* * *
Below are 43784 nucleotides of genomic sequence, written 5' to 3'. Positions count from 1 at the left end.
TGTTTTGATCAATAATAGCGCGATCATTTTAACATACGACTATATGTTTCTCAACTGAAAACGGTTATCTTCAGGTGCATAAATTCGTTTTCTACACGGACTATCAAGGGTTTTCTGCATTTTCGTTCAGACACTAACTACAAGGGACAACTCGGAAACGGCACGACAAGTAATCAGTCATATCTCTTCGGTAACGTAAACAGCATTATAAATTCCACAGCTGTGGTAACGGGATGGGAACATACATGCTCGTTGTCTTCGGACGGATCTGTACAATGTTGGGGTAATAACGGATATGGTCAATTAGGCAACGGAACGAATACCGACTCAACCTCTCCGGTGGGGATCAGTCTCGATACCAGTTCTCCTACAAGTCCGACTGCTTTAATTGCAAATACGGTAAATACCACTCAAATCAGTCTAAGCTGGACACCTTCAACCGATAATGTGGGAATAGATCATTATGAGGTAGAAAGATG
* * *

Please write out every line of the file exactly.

Below are 43784 nucleotides of genomic sequence, written 5' to 3'. Positions count from 1 at the left end.
TGTTTTGATCAATAATAGCGCGATCATTTTAACATACGACTATATGTTTCTCAACTGAAAACGGTTATCTTCAGGTGCATAAATTCGTTTTCTACACGGACTATCAAGGGTTTTCTGCATTTTCGTTCAGACACTAACTACAAGGGACAACTCGGAAACGGCACGACAAGTAATCAGTCATATCTCTTCGGTAACGTAAACAGCATTATAAATTCCACAGCTGTGGTAACGGGATGGGAACATACATGCTCGTTGTCTTCGGACGGATCTGTACAATGTTGGGGTAATAACGGATATGGTCAATTAGGCAACGGAACGAATACCGACTCAACCTCTCCGGTGGGGATCAGTCTCGATACCAGTTCTCCTACAAGTCCGACTGCTTTAATTGCAAATACGGTAAATACCACTCAAATCAGTCTAAGCTGGACACCTTCAACCGATAATGTGGGAATAGATCATTATGAGGTAGAAAGATG